15,000 Minnesota nurses go on strike in Twin Cities, Duluth
Some 15,000 Minnesota nurses began a three-day strike Monday morning, after weekend talks failed to produce contract agreements.
Why it matters: Union leaders say the action is believed to be the largest private sector nurses' strike in U.S. history.
- It will cover workers at 15 hospitals, including eight of the 10 largest in the Twin Cities area.
How we got here: A prolonged contract dispute between Minnesota Nurses Association members and hospital systems prompted plans for the strike.
- Nurses are pushing for a roughly 30% wage increase over three years, citing pandemic burnout and staffing shortages. Hospitals, which offered closer to 11%, say they can't afford the union's asks.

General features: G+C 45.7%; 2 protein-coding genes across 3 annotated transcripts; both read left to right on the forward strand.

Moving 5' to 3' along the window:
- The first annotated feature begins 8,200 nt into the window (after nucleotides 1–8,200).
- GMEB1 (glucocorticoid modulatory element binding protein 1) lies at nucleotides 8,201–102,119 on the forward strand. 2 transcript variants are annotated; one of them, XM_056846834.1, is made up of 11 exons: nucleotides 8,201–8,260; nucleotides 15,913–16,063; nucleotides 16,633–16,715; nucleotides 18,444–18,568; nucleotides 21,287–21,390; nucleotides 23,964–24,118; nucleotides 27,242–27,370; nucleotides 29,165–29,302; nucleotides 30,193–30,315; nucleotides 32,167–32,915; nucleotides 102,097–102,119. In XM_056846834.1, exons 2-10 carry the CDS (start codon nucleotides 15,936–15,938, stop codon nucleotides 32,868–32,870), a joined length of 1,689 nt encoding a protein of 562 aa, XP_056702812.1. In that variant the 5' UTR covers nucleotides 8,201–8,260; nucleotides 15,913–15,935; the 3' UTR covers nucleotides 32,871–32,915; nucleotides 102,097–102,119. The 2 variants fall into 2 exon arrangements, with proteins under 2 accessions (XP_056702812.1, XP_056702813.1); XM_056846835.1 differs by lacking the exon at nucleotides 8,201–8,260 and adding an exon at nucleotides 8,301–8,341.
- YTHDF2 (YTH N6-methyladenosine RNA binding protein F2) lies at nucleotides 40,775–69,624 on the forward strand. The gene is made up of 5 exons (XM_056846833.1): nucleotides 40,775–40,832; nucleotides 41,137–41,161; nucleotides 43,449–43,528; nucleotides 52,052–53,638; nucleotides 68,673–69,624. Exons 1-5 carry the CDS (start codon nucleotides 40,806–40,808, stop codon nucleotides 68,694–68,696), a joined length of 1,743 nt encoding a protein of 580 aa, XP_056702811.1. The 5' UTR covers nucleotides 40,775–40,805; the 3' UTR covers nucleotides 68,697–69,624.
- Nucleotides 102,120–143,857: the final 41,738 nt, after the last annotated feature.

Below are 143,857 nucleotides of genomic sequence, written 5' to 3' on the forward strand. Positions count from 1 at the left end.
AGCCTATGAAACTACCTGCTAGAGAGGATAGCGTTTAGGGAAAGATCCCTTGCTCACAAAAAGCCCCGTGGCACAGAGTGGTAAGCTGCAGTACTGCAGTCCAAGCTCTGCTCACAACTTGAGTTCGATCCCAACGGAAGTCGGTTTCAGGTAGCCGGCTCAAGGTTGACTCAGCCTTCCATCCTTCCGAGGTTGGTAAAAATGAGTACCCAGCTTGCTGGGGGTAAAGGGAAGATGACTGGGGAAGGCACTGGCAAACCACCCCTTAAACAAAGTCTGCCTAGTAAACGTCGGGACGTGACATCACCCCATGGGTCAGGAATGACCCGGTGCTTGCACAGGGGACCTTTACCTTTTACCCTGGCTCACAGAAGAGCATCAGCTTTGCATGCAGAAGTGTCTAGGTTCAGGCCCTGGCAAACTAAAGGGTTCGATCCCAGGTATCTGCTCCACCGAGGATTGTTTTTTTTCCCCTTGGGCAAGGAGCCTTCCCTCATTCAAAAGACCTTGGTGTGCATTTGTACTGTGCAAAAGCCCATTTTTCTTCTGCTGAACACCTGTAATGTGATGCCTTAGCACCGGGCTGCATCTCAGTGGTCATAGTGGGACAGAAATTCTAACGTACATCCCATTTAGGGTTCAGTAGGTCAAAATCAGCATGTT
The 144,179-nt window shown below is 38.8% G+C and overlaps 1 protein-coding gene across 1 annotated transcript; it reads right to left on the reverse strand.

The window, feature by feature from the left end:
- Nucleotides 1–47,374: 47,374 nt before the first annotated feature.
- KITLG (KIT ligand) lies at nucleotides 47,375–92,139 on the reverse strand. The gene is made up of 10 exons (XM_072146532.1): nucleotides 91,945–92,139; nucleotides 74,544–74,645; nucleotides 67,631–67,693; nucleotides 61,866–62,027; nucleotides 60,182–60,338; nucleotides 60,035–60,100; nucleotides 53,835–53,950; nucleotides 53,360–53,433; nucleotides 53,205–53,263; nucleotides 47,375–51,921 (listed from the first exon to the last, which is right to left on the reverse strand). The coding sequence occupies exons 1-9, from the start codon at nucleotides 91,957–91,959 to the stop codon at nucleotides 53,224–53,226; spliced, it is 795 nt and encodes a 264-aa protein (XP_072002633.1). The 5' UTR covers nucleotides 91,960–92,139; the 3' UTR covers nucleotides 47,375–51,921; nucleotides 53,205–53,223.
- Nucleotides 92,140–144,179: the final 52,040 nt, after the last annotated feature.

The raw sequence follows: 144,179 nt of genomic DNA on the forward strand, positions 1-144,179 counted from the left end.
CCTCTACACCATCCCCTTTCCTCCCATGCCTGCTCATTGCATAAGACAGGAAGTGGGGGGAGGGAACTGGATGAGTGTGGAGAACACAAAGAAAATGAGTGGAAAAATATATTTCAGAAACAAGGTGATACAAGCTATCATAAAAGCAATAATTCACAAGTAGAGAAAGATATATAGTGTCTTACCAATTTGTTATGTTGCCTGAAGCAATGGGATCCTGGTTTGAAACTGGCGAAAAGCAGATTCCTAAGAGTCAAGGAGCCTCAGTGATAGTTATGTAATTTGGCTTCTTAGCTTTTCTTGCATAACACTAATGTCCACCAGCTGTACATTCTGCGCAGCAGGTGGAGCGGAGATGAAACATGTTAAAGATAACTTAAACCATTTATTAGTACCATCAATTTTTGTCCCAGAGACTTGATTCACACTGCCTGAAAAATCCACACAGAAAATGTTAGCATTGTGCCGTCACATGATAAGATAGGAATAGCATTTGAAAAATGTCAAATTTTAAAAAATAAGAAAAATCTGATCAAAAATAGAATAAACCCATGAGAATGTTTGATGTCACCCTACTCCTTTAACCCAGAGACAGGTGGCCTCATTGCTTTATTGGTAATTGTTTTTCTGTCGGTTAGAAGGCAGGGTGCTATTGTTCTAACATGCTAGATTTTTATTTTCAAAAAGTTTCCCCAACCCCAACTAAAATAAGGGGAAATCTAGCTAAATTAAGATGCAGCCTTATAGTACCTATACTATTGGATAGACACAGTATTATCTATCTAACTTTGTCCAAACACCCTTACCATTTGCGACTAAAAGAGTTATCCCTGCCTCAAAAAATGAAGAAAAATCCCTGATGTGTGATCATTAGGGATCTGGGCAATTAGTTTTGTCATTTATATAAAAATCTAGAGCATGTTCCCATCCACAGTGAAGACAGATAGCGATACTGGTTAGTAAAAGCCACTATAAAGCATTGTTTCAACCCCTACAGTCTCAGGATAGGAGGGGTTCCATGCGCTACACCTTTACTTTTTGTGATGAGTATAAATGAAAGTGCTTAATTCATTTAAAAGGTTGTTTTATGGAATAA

Flashback: MNA members overwhelmingly voted to authorize the strike in mid-August.
State of play: Several units were still at the bargaining table with their hospital systems over the weekend, but negotiators were apparently unable to close the gap between the two sides.
- The strike began at 7am Monday and is expected to end at 7am on Thursday.
What to expect: Most hospitals told the Star Tribune they have been able to hire enough temp nurses to avoid serious disruptions in care, though Children's Minnesota has delayed many elective surgeries.
This is a developing story. Check back for updates.
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